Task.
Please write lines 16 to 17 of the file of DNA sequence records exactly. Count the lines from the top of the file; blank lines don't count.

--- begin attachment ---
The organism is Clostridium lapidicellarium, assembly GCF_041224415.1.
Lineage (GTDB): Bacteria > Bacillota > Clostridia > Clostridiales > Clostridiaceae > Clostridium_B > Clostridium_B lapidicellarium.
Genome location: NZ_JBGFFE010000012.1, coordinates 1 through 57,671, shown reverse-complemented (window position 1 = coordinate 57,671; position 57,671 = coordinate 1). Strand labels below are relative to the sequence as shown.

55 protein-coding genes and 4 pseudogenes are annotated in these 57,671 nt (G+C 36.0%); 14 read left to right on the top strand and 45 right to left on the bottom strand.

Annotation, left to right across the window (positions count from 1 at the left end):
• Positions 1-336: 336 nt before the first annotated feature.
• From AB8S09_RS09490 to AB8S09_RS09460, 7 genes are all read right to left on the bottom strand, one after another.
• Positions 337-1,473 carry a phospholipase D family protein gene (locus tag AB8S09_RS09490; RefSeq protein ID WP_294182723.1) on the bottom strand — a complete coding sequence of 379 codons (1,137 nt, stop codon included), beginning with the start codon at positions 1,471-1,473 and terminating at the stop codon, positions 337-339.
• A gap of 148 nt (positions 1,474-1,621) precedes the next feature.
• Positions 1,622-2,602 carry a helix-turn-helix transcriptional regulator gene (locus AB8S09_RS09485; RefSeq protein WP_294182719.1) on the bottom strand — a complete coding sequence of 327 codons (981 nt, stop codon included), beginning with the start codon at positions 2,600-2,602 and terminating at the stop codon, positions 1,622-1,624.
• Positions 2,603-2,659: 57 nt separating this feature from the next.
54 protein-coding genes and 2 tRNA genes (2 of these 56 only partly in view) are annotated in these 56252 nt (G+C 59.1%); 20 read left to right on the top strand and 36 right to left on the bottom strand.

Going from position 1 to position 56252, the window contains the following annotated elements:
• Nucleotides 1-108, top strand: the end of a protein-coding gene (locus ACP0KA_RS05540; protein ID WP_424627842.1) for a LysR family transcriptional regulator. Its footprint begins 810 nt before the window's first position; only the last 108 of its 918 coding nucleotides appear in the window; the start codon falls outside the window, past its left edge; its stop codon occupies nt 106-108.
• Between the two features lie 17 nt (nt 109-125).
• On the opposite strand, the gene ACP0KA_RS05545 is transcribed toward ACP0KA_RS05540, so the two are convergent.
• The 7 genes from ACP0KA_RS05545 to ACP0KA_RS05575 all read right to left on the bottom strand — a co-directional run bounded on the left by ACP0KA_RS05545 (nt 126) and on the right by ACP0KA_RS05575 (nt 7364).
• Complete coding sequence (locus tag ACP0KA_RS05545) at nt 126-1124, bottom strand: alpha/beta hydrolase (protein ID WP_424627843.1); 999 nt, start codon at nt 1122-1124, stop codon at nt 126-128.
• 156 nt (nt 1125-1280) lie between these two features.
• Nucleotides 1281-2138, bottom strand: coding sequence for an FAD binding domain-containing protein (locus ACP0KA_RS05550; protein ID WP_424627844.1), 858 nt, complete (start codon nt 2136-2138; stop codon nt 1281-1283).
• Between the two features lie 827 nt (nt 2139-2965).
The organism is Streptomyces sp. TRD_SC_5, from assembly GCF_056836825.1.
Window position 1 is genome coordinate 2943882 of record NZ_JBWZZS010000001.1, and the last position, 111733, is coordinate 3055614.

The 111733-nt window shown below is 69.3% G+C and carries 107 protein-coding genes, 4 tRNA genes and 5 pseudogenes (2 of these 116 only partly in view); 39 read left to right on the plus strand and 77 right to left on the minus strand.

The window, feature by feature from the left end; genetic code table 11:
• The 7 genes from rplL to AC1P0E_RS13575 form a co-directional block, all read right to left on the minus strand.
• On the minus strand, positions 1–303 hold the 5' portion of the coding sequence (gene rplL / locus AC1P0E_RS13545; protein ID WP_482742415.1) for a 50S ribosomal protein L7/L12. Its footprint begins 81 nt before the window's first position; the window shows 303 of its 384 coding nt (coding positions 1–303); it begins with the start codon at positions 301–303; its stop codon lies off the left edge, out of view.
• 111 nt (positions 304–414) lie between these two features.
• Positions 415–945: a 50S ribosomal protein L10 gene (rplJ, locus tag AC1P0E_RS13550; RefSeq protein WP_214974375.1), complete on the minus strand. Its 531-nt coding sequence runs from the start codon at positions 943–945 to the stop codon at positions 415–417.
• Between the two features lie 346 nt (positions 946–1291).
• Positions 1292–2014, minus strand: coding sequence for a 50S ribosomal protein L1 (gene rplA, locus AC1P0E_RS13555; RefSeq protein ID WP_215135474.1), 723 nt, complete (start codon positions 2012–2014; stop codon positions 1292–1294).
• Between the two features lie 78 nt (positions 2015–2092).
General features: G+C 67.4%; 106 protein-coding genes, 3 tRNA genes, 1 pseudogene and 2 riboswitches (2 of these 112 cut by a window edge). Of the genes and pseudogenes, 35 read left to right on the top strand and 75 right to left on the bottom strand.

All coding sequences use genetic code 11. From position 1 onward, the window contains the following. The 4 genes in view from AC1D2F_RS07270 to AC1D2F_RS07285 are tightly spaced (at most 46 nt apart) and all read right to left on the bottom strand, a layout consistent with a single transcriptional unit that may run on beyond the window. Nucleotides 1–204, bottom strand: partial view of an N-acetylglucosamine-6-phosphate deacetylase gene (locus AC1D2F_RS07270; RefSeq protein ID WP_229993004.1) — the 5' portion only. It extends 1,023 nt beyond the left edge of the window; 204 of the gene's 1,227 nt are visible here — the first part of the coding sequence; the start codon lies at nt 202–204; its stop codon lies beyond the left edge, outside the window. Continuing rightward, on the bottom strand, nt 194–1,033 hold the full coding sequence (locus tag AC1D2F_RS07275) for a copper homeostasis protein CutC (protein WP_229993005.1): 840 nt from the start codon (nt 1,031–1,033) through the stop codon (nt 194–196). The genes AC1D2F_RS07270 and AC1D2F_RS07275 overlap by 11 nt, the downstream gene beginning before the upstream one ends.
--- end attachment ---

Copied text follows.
• On the opposite strand, the gene ACP0KA_RS05545 is transcribed toward ACP0KA_RS05540, so the two are convergent.
• The 7 genes from ACP0KA_RS05545 to ACP0KA_RS05575 all read right to left on the bottom strand — a co-directional run bounded on the left by ACP0KA_RS05545 (nt 126) and on the right by ACP0KA_RS05575 (nt 7364).